Wednesday, April 04, 2007

Sharepoint 2003: customize the webparts zones

I know, today we can use the new Microsoft Office Sharepoint Server (MOSS), but there are a lot of Sharepoint 2003 installation around, and recently I had to face some request from a (french, Paris-based) customer that asked me to make some "deep" customizations for their intranet, both in terms of look&feel and of webparts disposition on the page.

This request was both for the Sharepoint Portal pages and for the Windows Sharepoint Services sites and pages.

I'm not discussing here the "layout" modification, maybe I'll collect some good links that explain this task, let's say here that this was in my case solved mainly with some (not so easy) CSS modifications.

Let's focus on the webpart zones disposition, and how it can be changed.

First of all: I assume in all the samples below that your Sharepoint is installed in the default folder on drive C:\, and that you have the english setup (so in the paths you'll see the \1033\ folder, if you have other language packs you will have to deal with other paths).

The standard, "out-of-the-box" placement of the webparts in the page is ok for a lot of us; but sometimes you want to have some particular disposition of the webparts, in order to make a better use of the page space for your particular needs.

To reach this goal you will have to make some HTML coding in some .aspx pages, located in different paths. These paths correspond to the various "kind" of pages that Sharepoint 2003 offers to us: The Sharepoint main pages, the pages for the various Areas, the News pages, the Topics pages... and on and on down to the Windows Sharepoint Sites pages, both the simple and the Multi Page one.

All the .aspx pages you'll want to modify reside under this path:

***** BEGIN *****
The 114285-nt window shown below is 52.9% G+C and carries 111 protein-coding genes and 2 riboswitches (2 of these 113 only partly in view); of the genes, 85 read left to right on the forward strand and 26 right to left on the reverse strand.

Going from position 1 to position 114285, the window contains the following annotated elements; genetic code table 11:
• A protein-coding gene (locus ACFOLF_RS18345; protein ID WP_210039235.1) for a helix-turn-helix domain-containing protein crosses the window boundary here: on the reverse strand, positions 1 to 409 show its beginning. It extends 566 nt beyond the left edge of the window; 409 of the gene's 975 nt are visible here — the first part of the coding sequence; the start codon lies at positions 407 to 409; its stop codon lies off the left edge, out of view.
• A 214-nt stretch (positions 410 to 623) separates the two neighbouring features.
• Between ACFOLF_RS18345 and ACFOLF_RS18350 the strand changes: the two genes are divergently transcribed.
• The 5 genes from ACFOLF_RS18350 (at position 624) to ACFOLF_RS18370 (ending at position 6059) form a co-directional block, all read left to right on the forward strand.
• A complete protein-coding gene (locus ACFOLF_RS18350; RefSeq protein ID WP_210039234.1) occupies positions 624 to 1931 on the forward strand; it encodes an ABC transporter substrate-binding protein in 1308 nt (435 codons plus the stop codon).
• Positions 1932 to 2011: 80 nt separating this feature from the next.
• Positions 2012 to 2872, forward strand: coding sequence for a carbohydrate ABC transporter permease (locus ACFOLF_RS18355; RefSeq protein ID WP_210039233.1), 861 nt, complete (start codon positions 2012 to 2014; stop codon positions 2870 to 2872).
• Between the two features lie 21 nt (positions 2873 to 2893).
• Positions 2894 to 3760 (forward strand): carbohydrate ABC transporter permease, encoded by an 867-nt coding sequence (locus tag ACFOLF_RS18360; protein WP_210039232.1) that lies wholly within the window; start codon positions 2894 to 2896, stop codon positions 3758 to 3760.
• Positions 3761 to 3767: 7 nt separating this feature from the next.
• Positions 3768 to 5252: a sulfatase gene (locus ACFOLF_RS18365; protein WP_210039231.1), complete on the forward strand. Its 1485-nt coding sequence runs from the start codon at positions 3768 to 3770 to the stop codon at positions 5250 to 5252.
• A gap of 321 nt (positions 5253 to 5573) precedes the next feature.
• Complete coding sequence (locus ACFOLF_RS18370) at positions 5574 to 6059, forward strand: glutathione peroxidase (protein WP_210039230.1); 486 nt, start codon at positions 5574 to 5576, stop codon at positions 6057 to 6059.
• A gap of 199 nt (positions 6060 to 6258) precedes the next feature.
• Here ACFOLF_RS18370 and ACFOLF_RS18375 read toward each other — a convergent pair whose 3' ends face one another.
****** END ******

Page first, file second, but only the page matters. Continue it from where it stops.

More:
C:\Program Files\Common Files\Microsoft Shared\Web server extensions\60\Template\1033\

Down that folder you'll find 13 subfolders. Each folder corresponds to a particular "kind" of page template on the Sharepoint portal or in the WSS sites. Below I'll give you a pair of lists that shows this correspondance.

The main file you'll find under the folder (let's say the first, the \SPS folder) is default.aspx.

This file, at run time, is used by Sharepoint as a template that is "filled" with the webparts you'll have decided to place in the various web part "zones". These zones are explicitly defined in the html of the default.aspx page, and have this look:

<WebPartPages:WebPartZone runat="server" Title="loc:Left" ID="Left" FrameType="TitleBarOnly" AllowPersonalization="false"/>

I will not enter in the details of the various tags; here we'll on ly note that the "ID" tag is the one that gives the name you will see in the sharepoint page, when in design mode.

There are many of these WebPartZone already in place in your default.aspx, go and look for them; you'll see that they are inside an html structure that you can easily hack for your needs; you can alse define more WebPartZones around the page, only be careful to give them unique IDs.

The following list shows each SharePoint Portal Server 2003 area or subarea and the corrisponding folder:
- Root site: \SPS folder
- My Site: \SPSMSITE folder
- News: \SPSNHOME folder
- Company News, External News and Press Announcements, and all areas that are under the News area: \SPSNEWS folder
- Site Directory: \SPSSITES folder
- Topics: \SPSTOC folder
- Divisions, Human Resources, Locations, Marketing, Operations, Projects, Resources, Sales, Strategy and Support, and all areas under the Topics area: \SPSTOPIC folder
- Community Template: \SPSCOMMU folder

Then there are some other folders that are relating to the Windows Sharepoint Services side of the coin; the two main folders are:

- \STS: all the pages for the WSS sites
- \MPS: for the Multi Page Template pages under WSS sites

This last one is a little more tricky, because when you modify the default.aspx page... this modifications will show up only in the main page, and not in the various subpages. To have also these pages modified you'll have to edit another page, in the folder:

C:\Program Files\Common Files\Microsoft Shared\web server extensions\60\TEMPLATE\1033\MPS\DOCTEMP\SMARTPGS

The file is named spstd1.aspx. modify and save it... and you're done.

Now: I'm not saying that all this process is easy and safe;  you'll want to have backup copies of all the files you modify, and you'll want to make a lot of experiments before deploying all this in production... but as soon as you make the first test you'll find comfortable with the other.

Hope this helps...


No comments: